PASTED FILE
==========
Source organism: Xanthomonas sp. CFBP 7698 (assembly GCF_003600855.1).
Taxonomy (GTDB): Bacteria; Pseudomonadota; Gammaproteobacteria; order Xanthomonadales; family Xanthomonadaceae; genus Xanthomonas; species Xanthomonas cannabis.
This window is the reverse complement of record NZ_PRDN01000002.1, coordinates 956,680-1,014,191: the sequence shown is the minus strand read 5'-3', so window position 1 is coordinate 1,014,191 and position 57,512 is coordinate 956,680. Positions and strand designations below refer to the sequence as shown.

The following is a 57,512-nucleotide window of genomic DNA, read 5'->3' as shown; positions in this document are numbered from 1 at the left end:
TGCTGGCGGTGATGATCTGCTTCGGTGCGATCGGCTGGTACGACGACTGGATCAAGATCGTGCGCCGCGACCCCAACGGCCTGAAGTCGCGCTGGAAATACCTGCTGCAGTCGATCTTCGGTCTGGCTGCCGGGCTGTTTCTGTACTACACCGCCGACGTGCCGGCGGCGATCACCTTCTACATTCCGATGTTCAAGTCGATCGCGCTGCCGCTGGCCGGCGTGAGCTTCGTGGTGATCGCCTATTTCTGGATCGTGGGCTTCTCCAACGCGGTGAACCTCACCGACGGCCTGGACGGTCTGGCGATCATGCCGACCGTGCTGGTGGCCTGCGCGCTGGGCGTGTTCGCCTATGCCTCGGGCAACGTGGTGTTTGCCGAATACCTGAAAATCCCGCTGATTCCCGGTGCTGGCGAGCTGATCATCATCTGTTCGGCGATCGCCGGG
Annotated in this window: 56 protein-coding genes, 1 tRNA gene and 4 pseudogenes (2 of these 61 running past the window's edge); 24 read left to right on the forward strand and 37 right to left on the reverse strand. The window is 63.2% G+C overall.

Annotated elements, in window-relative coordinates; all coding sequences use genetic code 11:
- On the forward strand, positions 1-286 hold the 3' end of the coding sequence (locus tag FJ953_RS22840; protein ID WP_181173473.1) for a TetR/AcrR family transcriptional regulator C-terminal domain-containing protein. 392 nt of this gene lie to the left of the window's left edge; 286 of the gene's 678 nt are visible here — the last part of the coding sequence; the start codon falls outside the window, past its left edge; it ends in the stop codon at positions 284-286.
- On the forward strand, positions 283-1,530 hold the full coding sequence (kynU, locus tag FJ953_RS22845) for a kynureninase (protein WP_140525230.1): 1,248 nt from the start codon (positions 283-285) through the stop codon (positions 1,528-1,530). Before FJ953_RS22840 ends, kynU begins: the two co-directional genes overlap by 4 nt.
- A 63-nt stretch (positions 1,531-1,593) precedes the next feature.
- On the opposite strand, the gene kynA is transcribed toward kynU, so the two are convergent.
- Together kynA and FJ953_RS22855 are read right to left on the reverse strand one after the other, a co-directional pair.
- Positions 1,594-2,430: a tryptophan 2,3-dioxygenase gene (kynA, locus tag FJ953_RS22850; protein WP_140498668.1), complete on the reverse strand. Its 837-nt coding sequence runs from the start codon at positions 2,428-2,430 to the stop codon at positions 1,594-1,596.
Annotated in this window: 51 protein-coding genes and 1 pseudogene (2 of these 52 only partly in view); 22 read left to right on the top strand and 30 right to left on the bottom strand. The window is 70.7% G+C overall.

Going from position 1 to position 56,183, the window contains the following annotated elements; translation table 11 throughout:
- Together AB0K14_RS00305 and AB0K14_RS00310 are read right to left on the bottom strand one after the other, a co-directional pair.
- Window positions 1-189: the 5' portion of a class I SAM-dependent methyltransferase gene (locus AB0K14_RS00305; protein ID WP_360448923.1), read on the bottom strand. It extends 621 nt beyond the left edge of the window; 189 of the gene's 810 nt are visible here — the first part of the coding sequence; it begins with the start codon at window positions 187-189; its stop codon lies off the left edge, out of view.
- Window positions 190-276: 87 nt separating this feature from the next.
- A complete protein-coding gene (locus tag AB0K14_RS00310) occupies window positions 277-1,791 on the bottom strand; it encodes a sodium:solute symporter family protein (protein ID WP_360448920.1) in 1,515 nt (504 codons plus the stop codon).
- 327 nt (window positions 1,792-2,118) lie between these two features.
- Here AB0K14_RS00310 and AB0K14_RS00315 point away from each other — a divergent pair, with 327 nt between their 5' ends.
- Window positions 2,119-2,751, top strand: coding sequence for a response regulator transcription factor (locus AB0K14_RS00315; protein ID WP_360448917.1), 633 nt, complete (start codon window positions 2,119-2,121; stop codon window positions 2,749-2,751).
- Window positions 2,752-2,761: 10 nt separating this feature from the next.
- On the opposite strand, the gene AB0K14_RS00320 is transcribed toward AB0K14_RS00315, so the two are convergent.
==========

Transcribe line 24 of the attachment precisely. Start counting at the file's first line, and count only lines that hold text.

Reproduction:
- On the opposite strand, the gene AB0K14_RS00320 is transcribed toward AB0K14_RS00315, so the two are convergent.